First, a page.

|Notes of a Reporter at Large • 02-09-12||| Print ||
|Thursday, 09 February 2012 15:16|
The Pawnbrokers Take It All
By Mel Lavine
Special to the Times
In waging his campaign for the nomination, the embattled former House speaker lost credibility by advertising himself as an historian. Now Newt Gingrich risks looking like a mouthpiece for a gambling boss “with important financial interests in China,” as the columnist E. J. Dionne Jr., pointed out in the San Francisco Chronicle.
As we saw in the news, first Sheldon Adelson – a Las Vegas casino operator – wrote a $5 million check and then his wife wrote a $5 million check to resuscitate Newt Gingrich’s campaign. Meantime the tycoon passed word to Mitt Romney that he can count on even more generous support if he becomes the Republican nominee.
According to the New York Times, the relationship between Adelson and Gingrich goes back years linked to a mutual concern for Israel’s safety and, more broadly, to Adelson’s anxiety about the direction he believes the president is taking the country.
Mitt Romney reportedly was not greatly disturbed by Adelson’s first $5 million to the pro-Gingrich PAC, but was “stung” by the second $5 million from his wife.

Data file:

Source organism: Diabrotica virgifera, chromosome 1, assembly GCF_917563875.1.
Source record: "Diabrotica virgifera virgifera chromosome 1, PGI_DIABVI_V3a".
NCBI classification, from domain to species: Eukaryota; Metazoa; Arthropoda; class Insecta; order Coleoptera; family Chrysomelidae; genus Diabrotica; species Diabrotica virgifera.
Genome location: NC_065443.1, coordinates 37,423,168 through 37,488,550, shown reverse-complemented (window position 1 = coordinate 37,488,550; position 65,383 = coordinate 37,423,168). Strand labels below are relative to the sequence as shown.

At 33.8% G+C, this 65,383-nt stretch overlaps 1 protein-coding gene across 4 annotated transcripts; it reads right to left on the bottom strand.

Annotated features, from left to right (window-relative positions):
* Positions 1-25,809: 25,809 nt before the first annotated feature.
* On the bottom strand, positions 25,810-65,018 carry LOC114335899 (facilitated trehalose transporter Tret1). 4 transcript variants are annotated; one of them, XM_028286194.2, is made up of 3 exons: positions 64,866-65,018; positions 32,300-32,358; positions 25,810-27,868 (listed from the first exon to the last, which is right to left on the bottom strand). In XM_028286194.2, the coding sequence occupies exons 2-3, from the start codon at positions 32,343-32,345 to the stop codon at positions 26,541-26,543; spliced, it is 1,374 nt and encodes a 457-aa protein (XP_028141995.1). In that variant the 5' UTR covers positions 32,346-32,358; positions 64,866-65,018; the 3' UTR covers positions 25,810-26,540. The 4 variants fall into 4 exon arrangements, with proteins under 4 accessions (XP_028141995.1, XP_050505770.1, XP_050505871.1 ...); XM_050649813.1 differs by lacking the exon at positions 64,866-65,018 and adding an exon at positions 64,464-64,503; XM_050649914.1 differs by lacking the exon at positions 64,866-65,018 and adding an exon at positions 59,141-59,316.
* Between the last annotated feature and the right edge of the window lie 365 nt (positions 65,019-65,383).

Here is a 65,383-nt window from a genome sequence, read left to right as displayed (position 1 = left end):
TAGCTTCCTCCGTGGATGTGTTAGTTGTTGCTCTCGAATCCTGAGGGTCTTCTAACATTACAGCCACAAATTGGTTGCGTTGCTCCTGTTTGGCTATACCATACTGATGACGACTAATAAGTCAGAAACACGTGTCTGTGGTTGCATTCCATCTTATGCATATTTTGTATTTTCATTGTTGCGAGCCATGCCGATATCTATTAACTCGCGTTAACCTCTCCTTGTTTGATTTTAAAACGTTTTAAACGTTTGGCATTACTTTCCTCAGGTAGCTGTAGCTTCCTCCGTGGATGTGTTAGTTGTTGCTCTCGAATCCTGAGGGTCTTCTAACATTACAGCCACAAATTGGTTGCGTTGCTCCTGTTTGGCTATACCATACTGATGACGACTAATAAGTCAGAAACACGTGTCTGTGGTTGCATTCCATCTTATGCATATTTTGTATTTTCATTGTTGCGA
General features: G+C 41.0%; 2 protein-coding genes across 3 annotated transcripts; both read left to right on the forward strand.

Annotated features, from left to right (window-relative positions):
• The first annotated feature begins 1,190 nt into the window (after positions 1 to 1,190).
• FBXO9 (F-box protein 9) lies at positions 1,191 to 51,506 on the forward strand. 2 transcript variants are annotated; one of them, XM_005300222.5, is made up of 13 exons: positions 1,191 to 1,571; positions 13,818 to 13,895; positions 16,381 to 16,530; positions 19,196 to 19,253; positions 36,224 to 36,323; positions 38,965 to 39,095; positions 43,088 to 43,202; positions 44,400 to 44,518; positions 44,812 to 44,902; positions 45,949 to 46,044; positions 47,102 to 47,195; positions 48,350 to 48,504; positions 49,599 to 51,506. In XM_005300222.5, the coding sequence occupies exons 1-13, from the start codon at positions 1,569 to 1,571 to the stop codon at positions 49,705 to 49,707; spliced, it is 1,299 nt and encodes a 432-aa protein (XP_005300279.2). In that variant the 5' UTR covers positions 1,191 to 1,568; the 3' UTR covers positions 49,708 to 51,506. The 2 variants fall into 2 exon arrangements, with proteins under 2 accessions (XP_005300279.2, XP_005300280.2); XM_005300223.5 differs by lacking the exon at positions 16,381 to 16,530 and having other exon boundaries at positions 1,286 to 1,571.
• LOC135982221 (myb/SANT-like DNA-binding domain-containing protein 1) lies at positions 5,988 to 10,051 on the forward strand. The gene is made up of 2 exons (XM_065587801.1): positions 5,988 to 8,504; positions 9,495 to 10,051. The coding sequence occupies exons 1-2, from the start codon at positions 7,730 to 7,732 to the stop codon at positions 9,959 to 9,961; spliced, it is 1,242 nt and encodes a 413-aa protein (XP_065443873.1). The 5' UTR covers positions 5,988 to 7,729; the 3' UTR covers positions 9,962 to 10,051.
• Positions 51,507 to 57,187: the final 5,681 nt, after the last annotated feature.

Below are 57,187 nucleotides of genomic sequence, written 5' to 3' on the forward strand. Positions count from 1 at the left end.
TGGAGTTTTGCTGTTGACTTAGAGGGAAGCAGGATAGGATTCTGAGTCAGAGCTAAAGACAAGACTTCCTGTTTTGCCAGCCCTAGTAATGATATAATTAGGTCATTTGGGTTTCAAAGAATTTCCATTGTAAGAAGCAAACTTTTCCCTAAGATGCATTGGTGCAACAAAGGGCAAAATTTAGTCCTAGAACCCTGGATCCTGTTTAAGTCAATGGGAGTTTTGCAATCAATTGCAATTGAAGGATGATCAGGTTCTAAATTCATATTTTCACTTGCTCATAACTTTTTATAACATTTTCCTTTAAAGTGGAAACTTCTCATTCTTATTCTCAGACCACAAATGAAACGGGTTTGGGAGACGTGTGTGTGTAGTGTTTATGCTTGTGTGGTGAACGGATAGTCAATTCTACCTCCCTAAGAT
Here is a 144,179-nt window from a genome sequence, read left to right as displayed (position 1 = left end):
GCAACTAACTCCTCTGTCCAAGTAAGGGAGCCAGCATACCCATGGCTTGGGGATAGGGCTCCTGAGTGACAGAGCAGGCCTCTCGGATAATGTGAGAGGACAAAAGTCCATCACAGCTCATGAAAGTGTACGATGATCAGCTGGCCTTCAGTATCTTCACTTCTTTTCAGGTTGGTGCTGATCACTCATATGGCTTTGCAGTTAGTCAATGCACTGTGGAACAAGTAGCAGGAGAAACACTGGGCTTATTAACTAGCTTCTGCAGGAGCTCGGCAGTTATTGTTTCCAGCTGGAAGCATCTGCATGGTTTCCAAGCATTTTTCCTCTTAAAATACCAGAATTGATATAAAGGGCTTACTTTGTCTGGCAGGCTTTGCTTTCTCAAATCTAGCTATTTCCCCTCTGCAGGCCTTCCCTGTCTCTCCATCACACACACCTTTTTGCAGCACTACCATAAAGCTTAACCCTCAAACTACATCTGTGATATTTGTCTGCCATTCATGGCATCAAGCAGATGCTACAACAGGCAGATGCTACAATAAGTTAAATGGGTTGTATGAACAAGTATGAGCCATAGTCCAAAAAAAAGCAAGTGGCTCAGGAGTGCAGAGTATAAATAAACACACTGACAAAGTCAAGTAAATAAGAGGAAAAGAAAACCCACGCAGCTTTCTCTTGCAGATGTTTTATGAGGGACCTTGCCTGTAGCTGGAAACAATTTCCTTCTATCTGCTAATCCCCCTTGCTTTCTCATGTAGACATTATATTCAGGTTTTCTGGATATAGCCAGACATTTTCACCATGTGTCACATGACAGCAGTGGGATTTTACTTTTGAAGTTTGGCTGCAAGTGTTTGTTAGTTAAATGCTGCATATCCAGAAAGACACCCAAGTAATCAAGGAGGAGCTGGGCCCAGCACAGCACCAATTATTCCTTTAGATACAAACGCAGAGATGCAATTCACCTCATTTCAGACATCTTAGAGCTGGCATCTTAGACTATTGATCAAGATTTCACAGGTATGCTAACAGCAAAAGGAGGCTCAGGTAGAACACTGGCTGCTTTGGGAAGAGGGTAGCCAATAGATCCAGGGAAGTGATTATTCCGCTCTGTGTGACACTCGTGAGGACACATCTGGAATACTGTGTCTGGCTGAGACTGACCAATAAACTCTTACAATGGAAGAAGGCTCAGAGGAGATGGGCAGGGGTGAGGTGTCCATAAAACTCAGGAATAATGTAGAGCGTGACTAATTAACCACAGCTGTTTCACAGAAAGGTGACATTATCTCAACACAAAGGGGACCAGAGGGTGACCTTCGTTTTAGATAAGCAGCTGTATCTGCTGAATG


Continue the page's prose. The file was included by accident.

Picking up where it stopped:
Adelson, the Times said, has made an effort to reassure Romney that if he is the nominee he can count on the casino magnate’s deep pockets to do “whatever it takes to beat Obama in the fall.”
As for the president, he is retreating from his position on fund-raising. In 2008 he rejected support from outside groups and argued against taking money from special interests in politics. But the world was made anew by the Supreme Court’s Citizen United 5-4 ruling in 2010. It has made it easier for outside groups to raise unlimited sums to help elect the candidates they favor – a windfall for corporations and the wealthy and conceivably a mortal blow to democratic government.
In recent days, Obama has spurred wealthy Democrats to step up their fund-raising efforts to transfer fortunes to Democratic groups to compete against the Republicans who got the jump on the White House.
“We’re not going to fight this fight with one hand tied behind out back,” said Jim Messina, the manager of the president’s re-election campaign.
Part of the reason for the lag in Democratic fund-raising may not be entirely due to the president’s hesitation about outside group. It may also be because of Wall Street’s anger at his steps to police the banks, as the New York Times suggested.
The alliance of big money and politics has been a corrupt bargain throughout our history. Theodore Roosevelt addressed the question in 1913. He said:
“There is something to be said for government by a great aristocracy which has furnished leaders to the nation in peace and war for generations....But there is absolutely nothing to be said for government by a plutocracy, for government by men very powerful in certain lines and gifted with ‘the money touch’ but with ideals which in their essence are merely those of so many glorified pawnbrokers.”